ALBUQUERQUE, N.M. (AP) - With a federal investigation underway, concerns over a string of police shootings had started dying down in recent months and New Mexico's largest city turned toward positive developments.
Tourism got a boost from the much-watched final season of "Breaking Bad," the popular TV series shot in Albuquerque. The University of New Mexico's basketball team won a key championship, and Tesla Motors announced the possibility of an economy-driving factory. And residents hoped a new police chief would turn around an embattled agency.
But everything changed with a standoff that ended in deadly gunfire. Albuquerque police shot a homeless camper in the foothills of the Sandia Mountains on March 16, sparking a protest where angry residents hurled rocks, walked onto freeways and hunted down officers.
The unrest led Mayor Richard Berry to urge the U.S. Department of Justice to wrap up its investigation into allegations of excessive use of force and civil rights violations. He also asked the federal agency to help overhaul the police department. New Police Chief Gorden Eden supported the request.
After months of conducting interviews, scouring videos and reviewing hundreds of pages of documents, the Justice Department says it's finally ready to release details of its inquiry on Thursday.
The more than yearlong probe follows 37 police shootings by officers since 2010. Albuquerque officials say they expect a federal monitor to be appointed and a number of suggested reforms. The Justice Department can mandate oversight and changes or issue suggestions. Either way, the federal government will negotiate with the city.
But it remains unclear what reforms federal officials will demand - if any. The Justice Department has said it sent some Albuquerque cases to its criminal division but hasn't released details on those cases. The exception is the shooting death of James Boyd, 38, the homeless camper who threatened to kill officers but was gathering his belongings and turning away when police opened fire.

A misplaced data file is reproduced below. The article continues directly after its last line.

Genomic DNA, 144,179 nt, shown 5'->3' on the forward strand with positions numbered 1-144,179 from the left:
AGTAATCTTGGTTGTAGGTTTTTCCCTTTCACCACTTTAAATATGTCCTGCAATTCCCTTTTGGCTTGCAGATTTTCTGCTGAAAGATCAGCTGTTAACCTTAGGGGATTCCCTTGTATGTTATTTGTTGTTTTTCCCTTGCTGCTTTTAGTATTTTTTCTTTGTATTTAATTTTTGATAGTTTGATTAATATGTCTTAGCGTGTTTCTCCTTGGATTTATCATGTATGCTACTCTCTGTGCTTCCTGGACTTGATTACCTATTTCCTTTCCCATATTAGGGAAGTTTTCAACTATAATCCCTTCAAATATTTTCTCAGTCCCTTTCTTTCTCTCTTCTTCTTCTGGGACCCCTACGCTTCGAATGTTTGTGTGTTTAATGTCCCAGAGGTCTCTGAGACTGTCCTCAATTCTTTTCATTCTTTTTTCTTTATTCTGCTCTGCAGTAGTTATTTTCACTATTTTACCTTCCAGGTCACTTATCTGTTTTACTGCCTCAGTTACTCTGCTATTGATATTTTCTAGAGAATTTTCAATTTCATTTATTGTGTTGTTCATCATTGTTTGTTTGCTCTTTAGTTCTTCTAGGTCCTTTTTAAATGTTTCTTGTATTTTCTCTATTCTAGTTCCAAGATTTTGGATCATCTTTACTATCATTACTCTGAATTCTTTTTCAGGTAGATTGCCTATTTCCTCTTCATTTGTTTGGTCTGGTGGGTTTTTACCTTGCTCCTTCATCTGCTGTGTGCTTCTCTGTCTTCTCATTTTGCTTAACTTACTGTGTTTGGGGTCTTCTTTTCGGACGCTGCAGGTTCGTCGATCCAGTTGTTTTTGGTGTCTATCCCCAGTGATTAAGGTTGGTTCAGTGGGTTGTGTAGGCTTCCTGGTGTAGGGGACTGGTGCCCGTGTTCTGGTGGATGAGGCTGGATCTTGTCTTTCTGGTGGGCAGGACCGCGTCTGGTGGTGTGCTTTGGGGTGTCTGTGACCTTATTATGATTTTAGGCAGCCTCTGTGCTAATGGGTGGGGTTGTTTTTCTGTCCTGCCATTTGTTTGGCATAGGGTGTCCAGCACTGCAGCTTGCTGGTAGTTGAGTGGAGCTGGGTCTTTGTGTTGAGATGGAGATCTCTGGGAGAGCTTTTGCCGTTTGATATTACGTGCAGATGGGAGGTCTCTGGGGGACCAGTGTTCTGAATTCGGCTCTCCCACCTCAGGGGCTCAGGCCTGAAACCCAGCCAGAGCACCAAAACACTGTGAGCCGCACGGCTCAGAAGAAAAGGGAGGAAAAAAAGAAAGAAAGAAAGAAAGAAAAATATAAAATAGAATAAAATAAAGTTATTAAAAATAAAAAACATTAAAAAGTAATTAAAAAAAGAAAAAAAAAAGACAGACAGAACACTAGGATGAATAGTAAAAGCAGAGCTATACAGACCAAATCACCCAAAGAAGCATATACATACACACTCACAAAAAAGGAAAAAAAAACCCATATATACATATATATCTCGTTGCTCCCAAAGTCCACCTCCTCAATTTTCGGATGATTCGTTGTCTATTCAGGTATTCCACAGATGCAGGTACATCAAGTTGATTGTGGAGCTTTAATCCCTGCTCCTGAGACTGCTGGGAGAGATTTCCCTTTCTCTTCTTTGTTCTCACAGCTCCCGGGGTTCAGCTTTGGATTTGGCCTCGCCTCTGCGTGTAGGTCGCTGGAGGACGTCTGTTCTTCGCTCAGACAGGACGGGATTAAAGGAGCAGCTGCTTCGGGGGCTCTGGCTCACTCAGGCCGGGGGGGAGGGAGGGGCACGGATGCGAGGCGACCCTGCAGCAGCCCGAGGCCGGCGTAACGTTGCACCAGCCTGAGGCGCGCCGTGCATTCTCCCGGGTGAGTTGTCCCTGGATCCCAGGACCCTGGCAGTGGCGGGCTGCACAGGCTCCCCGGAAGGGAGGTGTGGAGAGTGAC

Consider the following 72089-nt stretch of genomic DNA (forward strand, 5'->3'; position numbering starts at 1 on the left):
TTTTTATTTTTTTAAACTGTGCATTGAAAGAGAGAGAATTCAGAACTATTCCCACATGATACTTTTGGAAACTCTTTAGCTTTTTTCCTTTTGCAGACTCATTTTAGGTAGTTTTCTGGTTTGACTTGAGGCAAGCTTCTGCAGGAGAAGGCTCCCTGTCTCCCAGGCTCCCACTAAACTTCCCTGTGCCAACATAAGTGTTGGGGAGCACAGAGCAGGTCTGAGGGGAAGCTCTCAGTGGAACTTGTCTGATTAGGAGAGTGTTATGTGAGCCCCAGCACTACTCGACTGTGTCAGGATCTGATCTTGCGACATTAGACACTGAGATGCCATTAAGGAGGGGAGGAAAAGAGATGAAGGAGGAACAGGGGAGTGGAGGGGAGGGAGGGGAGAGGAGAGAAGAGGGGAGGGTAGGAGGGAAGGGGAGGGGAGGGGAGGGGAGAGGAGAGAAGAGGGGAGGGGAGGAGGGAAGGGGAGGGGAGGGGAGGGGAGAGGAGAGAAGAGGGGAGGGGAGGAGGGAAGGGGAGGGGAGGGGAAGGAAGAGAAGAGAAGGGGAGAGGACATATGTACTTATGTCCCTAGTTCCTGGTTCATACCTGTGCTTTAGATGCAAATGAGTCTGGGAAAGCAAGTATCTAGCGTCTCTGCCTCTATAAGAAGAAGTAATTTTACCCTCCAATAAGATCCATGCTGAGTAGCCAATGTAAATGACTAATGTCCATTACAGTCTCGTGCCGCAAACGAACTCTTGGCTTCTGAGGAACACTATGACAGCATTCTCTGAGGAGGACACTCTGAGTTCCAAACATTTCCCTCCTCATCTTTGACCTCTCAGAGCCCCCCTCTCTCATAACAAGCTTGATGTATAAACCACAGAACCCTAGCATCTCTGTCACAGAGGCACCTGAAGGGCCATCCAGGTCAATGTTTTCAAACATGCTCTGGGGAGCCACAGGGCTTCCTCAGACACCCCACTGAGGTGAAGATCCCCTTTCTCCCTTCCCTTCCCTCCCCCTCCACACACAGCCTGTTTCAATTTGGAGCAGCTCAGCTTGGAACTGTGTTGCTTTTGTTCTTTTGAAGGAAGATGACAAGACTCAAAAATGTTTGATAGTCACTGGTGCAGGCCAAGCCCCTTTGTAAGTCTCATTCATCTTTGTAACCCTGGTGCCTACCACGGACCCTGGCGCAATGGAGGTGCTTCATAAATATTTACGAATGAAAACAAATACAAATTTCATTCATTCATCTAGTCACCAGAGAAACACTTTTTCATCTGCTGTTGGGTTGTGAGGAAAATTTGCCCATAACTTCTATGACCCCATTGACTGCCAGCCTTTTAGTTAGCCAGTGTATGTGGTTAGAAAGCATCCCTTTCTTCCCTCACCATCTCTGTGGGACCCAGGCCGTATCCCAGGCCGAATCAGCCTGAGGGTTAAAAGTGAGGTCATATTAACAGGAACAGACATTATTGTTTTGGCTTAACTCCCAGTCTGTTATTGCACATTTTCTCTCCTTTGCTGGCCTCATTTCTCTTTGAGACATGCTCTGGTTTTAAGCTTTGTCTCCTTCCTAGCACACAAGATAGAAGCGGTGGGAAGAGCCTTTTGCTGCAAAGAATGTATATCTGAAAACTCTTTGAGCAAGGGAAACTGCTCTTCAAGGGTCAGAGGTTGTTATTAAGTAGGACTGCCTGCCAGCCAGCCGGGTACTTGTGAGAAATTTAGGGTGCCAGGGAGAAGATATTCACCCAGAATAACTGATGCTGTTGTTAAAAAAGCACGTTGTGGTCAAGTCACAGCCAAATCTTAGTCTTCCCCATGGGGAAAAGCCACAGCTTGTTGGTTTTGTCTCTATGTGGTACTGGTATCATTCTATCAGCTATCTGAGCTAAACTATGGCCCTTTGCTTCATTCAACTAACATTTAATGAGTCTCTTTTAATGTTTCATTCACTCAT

The FBI said it has opened an investigation into the shooting.
If a federal monitor is appointed and the city agrees on terms, Albuquerque would join cities such as Detroit, Los Angeles, New Orleans and Seattle that are subject to federal oversight.
"Such a plan will help bring about any necessary system improvements and accountability measures," Albuquerque Mayor Richard Berry told the Justice Department in a letter last week urging completion of the investigation.
Reforms could cost the city millions of dollars, as they did for police departments in New Orleans and Portland, Ore., that were scrutinized by federal officials.
Despite the criticism, the city has seen another wave of positivity recently. Crime has dropped to 30-year lows in some categories.
"It's hard to admit it, but Albuquerque can be a violent city," said Darren White, a former Albuquerque director of public safety and former Bernalillo County sheriff. "That takes away the focus of all the positive things going on."
For the city's part, Berry said he welcomed the Justice Department's findings and believe Albuquerque needed them "to move on."
"We need to do more, and we need to take action now," he said.
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